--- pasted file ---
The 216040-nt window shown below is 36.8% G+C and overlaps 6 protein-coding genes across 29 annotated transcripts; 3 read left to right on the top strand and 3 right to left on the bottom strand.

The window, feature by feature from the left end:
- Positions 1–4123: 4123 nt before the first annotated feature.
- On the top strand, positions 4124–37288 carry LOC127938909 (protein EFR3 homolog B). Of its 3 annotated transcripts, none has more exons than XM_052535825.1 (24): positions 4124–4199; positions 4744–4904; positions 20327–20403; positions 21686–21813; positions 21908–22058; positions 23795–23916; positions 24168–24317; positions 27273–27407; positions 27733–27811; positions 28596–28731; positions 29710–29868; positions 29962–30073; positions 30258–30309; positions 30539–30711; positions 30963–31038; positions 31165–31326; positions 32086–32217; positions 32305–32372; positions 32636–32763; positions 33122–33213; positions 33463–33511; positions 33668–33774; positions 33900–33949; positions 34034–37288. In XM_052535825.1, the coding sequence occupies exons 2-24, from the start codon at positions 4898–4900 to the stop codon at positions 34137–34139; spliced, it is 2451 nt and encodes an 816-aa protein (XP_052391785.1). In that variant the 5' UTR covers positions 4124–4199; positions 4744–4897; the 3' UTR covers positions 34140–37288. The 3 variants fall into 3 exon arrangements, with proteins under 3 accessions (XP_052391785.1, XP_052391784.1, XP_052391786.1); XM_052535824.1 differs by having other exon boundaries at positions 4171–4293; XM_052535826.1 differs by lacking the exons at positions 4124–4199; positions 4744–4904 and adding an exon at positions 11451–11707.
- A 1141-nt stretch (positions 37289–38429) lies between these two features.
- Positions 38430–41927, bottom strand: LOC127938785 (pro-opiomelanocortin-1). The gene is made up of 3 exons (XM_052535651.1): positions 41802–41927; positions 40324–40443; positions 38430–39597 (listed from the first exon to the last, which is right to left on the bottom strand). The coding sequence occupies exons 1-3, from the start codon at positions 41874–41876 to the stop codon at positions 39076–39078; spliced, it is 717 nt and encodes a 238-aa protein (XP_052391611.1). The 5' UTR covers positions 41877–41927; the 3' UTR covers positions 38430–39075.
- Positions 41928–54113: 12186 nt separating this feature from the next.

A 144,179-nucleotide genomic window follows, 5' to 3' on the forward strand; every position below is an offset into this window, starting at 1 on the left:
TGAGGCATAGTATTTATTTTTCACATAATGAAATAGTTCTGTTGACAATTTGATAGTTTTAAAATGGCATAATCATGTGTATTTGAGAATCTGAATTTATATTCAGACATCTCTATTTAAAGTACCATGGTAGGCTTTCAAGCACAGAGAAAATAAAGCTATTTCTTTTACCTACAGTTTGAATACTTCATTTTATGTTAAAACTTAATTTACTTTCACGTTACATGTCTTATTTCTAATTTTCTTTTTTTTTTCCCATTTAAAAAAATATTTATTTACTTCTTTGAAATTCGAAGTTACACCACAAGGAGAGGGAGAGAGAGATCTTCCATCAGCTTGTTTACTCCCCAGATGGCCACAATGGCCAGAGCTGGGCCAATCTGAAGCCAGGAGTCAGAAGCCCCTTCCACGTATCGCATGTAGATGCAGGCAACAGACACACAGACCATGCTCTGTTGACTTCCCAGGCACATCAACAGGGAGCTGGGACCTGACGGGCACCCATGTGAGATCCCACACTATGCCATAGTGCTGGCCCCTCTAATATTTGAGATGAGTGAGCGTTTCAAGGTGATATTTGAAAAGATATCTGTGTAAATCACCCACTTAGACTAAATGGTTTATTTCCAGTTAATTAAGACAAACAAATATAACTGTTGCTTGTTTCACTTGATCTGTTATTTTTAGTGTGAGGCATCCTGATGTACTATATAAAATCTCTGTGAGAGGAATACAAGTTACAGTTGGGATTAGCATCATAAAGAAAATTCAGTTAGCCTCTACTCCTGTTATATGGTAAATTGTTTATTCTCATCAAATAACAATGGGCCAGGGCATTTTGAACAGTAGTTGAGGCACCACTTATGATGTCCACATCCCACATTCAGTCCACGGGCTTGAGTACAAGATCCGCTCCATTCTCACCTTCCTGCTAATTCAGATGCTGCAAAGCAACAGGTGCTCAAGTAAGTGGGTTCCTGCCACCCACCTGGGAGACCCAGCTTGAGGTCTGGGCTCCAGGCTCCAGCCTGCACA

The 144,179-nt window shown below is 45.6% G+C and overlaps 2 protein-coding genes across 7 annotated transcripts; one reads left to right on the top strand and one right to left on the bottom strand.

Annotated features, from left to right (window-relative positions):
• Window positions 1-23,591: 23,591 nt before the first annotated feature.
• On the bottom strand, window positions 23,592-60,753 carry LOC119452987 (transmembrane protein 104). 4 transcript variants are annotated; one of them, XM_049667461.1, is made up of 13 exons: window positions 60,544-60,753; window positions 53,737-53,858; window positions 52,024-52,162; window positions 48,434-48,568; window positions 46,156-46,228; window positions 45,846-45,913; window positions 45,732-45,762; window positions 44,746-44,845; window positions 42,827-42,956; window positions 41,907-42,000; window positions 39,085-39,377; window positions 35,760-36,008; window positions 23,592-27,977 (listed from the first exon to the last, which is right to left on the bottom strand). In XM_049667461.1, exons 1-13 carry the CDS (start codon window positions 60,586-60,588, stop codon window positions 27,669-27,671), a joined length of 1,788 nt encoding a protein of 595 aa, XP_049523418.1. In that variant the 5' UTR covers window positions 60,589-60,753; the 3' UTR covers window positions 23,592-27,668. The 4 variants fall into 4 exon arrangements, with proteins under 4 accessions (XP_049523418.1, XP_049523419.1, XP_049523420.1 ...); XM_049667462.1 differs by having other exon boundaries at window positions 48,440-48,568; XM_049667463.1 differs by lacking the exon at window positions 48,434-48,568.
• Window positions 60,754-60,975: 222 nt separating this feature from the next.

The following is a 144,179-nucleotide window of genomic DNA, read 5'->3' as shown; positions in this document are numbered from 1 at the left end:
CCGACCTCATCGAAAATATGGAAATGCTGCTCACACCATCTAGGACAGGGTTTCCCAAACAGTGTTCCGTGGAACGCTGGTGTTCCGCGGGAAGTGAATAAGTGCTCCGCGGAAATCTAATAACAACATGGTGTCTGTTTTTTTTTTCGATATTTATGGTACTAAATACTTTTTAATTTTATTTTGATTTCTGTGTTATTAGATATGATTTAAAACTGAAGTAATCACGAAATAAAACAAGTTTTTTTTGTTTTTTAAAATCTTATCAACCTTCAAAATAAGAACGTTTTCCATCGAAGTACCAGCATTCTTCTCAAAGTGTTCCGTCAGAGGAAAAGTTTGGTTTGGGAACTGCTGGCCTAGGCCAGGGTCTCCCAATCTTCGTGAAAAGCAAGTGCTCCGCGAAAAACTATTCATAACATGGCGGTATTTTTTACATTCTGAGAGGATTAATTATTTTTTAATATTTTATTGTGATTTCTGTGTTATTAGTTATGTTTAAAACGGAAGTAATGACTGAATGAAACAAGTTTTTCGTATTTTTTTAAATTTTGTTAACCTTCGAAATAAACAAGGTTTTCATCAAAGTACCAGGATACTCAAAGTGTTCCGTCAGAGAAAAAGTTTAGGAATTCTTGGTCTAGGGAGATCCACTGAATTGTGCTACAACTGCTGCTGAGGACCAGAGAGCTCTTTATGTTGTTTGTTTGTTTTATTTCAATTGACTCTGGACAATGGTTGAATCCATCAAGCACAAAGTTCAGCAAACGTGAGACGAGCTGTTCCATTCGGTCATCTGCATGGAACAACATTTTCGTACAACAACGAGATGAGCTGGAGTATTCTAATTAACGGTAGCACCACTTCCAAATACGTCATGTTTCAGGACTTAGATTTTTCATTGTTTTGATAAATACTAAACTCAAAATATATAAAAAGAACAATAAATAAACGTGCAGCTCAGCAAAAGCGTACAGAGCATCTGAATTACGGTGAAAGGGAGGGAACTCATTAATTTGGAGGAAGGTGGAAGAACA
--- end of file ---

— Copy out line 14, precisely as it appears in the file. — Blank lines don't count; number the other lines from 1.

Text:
• Window positions 60,754-60,975: 222 nt separating this feature from the next.